These proposals were included in an agreement over Portuguese African borders signed on 20 August 1890 but never ratified by the Portuguese Parliament. When the treaty was presented to that parliament on 30 August, it led to a wave of protests and the downfall of the Portuguese government. Not only was it never ratified by the Portuguese Parliament, but Cecil Rhodes, whose plans of expansion it affected, also opposed this treaty. A new treaty was negotiated which gave Portugal more territory in the Zambezi valley than the 1890 treaty, but what is now the Manicaland Province of Zimbabwe passed from Portuguese to British control. This treaty, which also fixed the borders of Angola, was signed in Lisbon on 11 June 1891, and in addition to defining boundaries allowed freedom of navigation on the Zambezi and Shire rivers and allowed Britain to lease land for a port at Chinde at the mouth of the Zambezi.
The other boundaries of the Central Africa Protectorate were also agreed around this time. The northern border was fixed at the Songwe River as part of an Anglo-German Convention in 1890. Its western border with Northern Rhodesia was fixed in 1891 at the drainage divide between Lake Malawi and the Luangwa River by agreement with the British South Africa Company, which governed what is today Zambia under Royal Charter until 1924.
See also[edit | edit source]
- British Central Africa Protectorate
- Berlin Conference
- Treaty of Windsor (1899)
- Anglo-Portuguese Treaty of 1878
References[edit | edit source]
- M Newitt, (1995). A History of Mozambique, pp. 325–6, 330–2, 341–7, 353–4.
- R Oliver and A Atmore, (1986). The African Middle Ages, 1400–1800, pp. 163–4, 191, 195. ISBN 0-521-29894-6.
- M Newitt, (1969). The Portuguese on the Zambezi: An Historical Interpretation of the Prazo system, pp. 67–8, 80–2.
- H. Livermore (1992), Consul Crawfurd and the Anglo-Portuguese Crisis of 1890, pp. 181–2.
- J G Pike, (1969). Malawi: A Political and Economic History, pp.77–9.
- C E Nowell, (1947). Portugal and the Partition of Africa, pp. 6–8.
- M Newitt, (1995). A History of Mozambique, p. 330.
- J McCracken, (2012). A History of Malawi, 1859–1966, p. 51.
- M Newitt, (1995). A History of Mozambique, pp. 331–2.
- Teresa Pinto Coelho, (2006). Lord Salisbury's 1890 Ultimatum to Portugal and Anglo-Portuguese Relations, p. 2. http://www.mod-langs.ox.ac.uk/files/windsor/6_pintocoelho.pdf
- C E Nowell, (1947). Portugal and the Partition of Africa, p. 10.
- M Newitt, (1995). A History of Mozambique, pp. 276–7, 325–6.
- J McCracken, (2012). A History of Malawi, 1859–1966, pp. 48–52.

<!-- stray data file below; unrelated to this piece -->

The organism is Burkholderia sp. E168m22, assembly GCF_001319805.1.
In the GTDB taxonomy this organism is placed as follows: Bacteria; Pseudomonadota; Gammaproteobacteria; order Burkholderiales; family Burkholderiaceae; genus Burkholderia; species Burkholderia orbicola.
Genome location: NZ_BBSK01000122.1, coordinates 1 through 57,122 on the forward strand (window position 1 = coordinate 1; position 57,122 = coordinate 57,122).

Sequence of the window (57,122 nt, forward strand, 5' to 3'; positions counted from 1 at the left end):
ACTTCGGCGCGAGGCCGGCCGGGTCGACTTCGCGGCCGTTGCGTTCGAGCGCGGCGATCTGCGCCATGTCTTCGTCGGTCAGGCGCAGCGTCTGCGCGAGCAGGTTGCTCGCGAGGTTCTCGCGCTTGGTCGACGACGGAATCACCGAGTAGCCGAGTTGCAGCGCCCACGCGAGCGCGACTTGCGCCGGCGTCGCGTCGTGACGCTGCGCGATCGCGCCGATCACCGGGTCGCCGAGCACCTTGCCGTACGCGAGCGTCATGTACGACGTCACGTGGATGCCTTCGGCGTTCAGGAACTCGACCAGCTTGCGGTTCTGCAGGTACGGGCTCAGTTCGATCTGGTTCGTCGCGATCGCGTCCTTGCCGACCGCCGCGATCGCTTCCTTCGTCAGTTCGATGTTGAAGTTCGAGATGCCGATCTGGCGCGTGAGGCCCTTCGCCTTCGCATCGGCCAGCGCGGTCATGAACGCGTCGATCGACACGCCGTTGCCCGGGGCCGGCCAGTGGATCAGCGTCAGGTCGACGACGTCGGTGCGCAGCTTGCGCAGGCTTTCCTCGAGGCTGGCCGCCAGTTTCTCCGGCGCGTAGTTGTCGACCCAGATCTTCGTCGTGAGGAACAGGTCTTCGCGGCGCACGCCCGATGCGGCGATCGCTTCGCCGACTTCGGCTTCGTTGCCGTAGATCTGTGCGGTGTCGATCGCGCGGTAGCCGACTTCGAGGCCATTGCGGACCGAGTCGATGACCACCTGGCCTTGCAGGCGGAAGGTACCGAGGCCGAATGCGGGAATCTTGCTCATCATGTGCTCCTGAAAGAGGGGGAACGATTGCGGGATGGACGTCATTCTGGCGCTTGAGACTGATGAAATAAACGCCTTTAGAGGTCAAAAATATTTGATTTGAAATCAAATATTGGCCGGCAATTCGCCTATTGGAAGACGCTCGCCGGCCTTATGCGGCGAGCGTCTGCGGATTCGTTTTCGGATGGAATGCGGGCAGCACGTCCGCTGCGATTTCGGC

- M Newitt, (1995). A History of Mozambique, pp. 341–3.
- Teresa Pinto Coelho, (2006). Lord Salisbury's 1890 Ultimatum to Portugal and Anglo-Portuguese Relations, pp. 2–3.
- M Newitt, (1995). A History of Mozambique, pp. 343–4.
- M Newitt, (1995). A History of Mozambique, pp. 337, 345–6.
- M Newitt, (1995). A History of Mozambique, p. 341.
- J G Pike, (1969). Malawi: A Political and Economic History, pp. 83–5.
- J McCracken, (2012). A History of Malawi, 1859–1966, pp. 52–3.
- M Newitt, (1995). A History of Mozambique, pp. 282, 346.
- J G Pike, (1969). Malawi: A Political and Economic History, pp. 85–6.
- J McCracken, (2012). A History of Malawi, 1859–1966, pp. 53, 55.
- M Newitt, (1995). A History of Mozambique, pp. 346–7.
- R I Rotberg, (1965). The Rise of Nationalism in Central Africa: The Making of Malawi and Zambia, 1873–1964, p.15.
- F Axelson, (1967). Portugal and the Scramble for Africa, pp. 233–6.
- Teresa Pinto Coelho, (2006). Lord Salisbury's 1890 Ultimatum to Portugal and Anglo-Portuguese Relations, p. 1.
- Teresa Pinto Coelho, (2006). Lord Salisbury's 1890 Ultimatum to Portugal and Anglo-Portuguese Relations, pp. 4–5.
- M Newitt, (1995). A History of Mozambique, p. 347.
- M Newitt, (1995). A History of Mozambique, pp. 353–4.
- M Newitt, (1995). A History of Mozambique, pp. 347, 352–3.
- Teresa Pinto Coelho, (2006). Lord Salisbury's 1890 Ultimatum to Portugal and Anglo-Portuguese Relations, pp. 6–7.
- J G Pike, (1969). Malawi: A Political and Economic History, pp. 86–7.
Sources[edit | edit source]
- M Newitt, (1995). A History of Mozambique, London, Hurst & Co. ISBN 1-85065-172-8.
- R Oliver and A Atmore, (1986). The African Middle Ages, 1400–1800, Cambridge University Press. ISBN 0-521-29894-6.
- M Newitt, (1969). The Portuguese on the Zambezi: Am Historical Interpretation of the Prazo system, Journal of African History Vol X, No 1.
- H. Livermore (1992), Consul Crawfurd and the Anglo-Portuguese Crisis of 1890 Portuguese Studies, Vol. 8.
- J G Pike, (1969). Malawi: A Political and Economic History, London, Pall Mall Press.
- C E Nowell, (1947). Portugal and the Partition of Africa, The Journal of Modern History, Vol. 19, No. 1.
- J McCraken, (2012). A History of Malawi, 1859–1966, Woodbridge, James Currey. ISBN 978-1-84701-050-6
- Teresa Pinto Coelho, (2006). Lord Salisbury´s 1890 Ultimatum to Portugal and Anglo-Portuguese Relations, p. 2. http://www.mod-langs.ox.ac.uk/files/windsor/6_pintocoelho.pdf
- R I Rotberg, (1965). The Rise of Nationalism in Central Africa: The Making of Malawi and Zambia, 1873–1964, Cambridge (Mass), Harvard University Press.
- F Axelson, (1967). Portugal and the Scramble for Africa, Johannesburg, Witwatersrand University Press.